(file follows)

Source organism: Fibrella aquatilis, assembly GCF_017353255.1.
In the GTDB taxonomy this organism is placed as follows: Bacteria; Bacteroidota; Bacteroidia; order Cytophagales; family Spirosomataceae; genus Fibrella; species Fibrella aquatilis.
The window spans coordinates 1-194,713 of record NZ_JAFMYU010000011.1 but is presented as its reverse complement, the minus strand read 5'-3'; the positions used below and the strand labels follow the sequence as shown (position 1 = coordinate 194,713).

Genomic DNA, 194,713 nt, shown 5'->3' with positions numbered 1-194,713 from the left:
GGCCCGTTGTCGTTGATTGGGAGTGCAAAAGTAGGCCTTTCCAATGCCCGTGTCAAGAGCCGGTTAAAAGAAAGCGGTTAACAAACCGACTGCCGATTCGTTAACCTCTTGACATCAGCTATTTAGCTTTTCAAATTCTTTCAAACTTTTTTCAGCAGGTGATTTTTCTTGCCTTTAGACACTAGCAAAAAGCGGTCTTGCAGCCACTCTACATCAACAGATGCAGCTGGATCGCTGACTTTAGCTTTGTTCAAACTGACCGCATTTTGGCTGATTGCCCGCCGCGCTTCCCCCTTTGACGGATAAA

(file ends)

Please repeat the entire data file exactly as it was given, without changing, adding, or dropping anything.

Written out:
Source organism: Fibrella aquatilis, assembly GCF_017353255.1.
In the GTDB taxonomy this organism is placed as follows: Bacteria; Bacteroidota; Bacteroidia; order Cytophagales; family Spirosomataceae; genus Fibrella; species Fibrella aquatilis.
The window spans coordinates 1-194,713 of record NZ_JAFMYU010000011.1 but is presented as its reverse complement, the minus strand read 5'-3'; the positions used below and the strand labels follow the sequence as shown (position 1 = coordinate 194,713).

Genomic DNA, 194,713 nt, shown 5'->3' with positions numbered 1-194,713 from the left:
GGCCCGTTGTCGTTGATTGGGAGTGCAAAAGTAGGCCTTTCCAATGCCCGTGTCAAGAGCCGGTTAAAAGAAAGCGGTTAACAAACCGACTGCCGATTCGTTAACCTCTTGACATCAGCTATTTAGCTTTTCAAATTCTTTCAAACTTTTTTCAGCAGGTGATTTTTCTTGCCTTTAGACACTAGCAAAAAGCGGTCTTGCAGCCACTCTACATCAACAGATGCAGCTGGATCGCTGACTTTAGCTTTGTTCAAACTGACCGCATTTTGGCTGATTGCCCGCCGCGCTTCCCCCTTTGACGGATAAA